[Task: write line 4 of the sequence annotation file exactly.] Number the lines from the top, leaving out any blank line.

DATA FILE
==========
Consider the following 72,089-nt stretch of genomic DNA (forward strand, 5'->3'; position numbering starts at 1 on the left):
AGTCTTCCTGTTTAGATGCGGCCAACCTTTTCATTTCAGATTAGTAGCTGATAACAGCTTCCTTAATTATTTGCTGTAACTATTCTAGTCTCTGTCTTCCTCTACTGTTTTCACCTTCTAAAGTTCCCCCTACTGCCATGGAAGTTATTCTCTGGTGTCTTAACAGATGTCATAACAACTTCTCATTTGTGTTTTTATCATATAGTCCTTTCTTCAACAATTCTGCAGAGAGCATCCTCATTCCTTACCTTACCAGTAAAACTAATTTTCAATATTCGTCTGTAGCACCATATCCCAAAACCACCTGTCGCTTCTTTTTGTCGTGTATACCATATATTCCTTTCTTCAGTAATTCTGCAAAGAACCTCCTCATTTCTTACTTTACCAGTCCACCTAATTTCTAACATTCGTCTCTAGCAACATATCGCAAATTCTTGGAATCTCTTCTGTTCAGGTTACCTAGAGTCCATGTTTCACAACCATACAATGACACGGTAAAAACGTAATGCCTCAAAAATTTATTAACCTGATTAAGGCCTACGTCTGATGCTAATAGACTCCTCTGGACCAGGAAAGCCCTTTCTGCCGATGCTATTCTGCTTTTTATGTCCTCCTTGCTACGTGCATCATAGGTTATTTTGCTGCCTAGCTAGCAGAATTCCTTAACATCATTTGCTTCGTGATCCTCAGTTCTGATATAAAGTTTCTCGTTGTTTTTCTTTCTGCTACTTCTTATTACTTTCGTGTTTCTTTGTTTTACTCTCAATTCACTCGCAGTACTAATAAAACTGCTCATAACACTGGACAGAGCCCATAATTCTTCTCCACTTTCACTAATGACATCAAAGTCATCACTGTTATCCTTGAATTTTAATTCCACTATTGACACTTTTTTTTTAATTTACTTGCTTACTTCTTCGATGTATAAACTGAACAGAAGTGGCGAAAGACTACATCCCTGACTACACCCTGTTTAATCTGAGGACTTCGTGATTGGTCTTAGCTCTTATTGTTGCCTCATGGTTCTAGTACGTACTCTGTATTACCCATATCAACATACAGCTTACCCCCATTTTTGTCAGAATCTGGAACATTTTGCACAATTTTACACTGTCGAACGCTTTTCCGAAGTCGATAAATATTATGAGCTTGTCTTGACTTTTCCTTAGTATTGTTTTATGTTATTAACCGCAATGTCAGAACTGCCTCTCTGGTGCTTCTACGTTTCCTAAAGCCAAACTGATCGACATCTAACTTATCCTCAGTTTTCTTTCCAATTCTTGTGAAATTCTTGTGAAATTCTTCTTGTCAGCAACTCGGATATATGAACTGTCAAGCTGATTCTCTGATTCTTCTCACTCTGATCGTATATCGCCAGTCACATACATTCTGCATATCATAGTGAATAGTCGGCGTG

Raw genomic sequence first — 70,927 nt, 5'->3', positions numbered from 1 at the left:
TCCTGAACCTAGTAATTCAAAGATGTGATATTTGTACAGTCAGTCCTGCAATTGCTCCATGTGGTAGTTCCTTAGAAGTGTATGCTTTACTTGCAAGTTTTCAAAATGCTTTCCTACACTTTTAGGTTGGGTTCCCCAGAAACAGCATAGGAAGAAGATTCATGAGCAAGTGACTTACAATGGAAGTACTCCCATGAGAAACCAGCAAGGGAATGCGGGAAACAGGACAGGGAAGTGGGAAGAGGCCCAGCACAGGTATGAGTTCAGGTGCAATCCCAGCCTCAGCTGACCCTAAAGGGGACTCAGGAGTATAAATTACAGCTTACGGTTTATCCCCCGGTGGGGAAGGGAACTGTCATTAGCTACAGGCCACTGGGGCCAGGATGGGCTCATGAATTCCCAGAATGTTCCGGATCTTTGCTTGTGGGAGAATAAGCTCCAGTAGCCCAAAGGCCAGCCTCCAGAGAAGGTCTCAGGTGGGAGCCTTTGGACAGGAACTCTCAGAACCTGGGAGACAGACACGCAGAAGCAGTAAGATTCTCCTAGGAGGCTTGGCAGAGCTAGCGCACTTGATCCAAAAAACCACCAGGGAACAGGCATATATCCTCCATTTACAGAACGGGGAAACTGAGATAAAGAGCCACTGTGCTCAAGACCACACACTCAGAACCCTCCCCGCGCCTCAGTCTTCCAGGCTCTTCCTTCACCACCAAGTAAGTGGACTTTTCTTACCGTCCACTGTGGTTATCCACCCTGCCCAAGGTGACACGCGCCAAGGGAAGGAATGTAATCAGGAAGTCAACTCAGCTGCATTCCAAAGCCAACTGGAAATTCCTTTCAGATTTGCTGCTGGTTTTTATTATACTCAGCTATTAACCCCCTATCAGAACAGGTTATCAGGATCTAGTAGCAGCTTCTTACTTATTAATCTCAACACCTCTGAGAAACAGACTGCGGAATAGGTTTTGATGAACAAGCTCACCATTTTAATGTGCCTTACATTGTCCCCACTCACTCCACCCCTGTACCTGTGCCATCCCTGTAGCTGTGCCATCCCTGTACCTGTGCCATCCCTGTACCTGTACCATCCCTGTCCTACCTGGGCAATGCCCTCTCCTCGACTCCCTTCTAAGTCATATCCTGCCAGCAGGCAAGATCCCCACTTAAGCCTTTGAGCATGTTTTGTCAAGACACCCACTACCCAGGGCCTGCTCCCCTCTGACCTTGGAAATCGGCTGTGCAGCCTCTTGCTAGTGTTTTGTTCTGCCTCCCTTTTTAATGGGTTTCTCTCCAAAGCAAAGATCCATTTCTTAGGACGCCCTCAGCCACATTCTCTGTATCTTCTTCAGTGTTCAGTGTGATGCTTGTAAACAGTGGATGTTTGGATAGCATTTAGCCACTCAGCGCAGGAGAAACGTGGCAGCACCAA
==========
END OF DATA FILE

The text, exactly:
TCCTGAACCTAGTAATTCAAAGATGTGATATTTGTACAGTCAGTCCTGCAATTGCTCCATGTGGTAGTTCCTTAGAAGTGTATGCTTTACTTGCAAGTTTTCAAAATGCTTTCCTACACTTTTAGGTTGGGTTCCCCAGAAACAGCATAGGAAGAAGATTCATGAGCAAGTGACTTACAATGGAAGTACTCCCATGAGAAACCAGCAAGGGAATGCGGGAAACAGGACAGGGAAGTGGGAAGAGGCCCAGCACAGGTATGAGTTCAGGTGCAATCCCAGCCTCAGCTGACCCTAAAGGGGACTCAGGAGTATAAATTACAGCTTACGGTTTATCCCCCGGTGGGGAAGGGAACTGTCATTAGCTACAGGCCACTGGGGCCAGGATGGGCTCATGAATTCCCAGAATGTTCCGGATCTTTGCTTGTGGGAGAATAAGCTCCAGTAGCCCAAAGGCCAGCCTCCAGAGAAGGTCTCAGGTGGGAGCCTTTGGACAGGAACTCTCAGAACCTGGGAGACAGACACGCAGAAGCAGTAAGATTCTCCTAGGAGGCTTGGCAGAGCTAGCGCACTTGATCCAAAAAACCACCAGGGAACAGGCATATATCCTCCATTTACAGAACGGGGAAACTGAGATAAAGAGCCACTGTGCTCAAGACCACACACTCAGAACCCTCCCCGCGCCTCAGTCTTCCAGGCTCTTCCTTCACCACCAAGTAAGTGGACTTTTCTTACCGTCCACTGTGGTTATCCACCCTGCCCAAGGTGACACGCGCCAAGGGAAGGAATGTAATCAGGAAGTCAACTCAGCTGCATTCCAAAGCCAACTGGAAATTCCTTTCAGATTTGCTGCTGGTTTTTATTATACTCAGCTATTAACCCCCTATCAGAACAGGTTATCAGGATCTAGTAGCAGCTTCTTACTTATTAATCTCAACACCTCTGAGAAACAGACTGCGGAATAGGTTTTGATGAACAAGCTCACCATTTTAATGTGCCTTACATTGTCCCCACTCACTCCACCCCTGTACCTGTGCCATCCCTGTAGCTGTGCCATCCCTGTACCTGTGCCATCCCTGTACCTGTACCATCCCTGTCCTACCTGGGCAATGCCCTCTCCTCGACTCCCTTCTAAGTCATATCCTGCCAGCAGGCAAGATCCCCACTTAAGCCTTTGAGCATGTTTTGTCAAGACACCCACTACCCAGGGCCTGCTCCCCTCTGACCTTGGAAATCGGCTGTGCAGCCTCTTGCTAGTGTTTTGTTCTGCCTCCCTTTTTAATGGGTTTCTCTCCAAAGCAAAGATCCATTTCTTAGGACGCCCTCAGCCACATTCTCTGTATCTTCTTCAGTGTTCAGTGTGATGCTTGTAAACAGTGGATGTTTGGATAGCATTTAGCCACTCAGCGCAGGAGAAACGTGGCAGCACCAA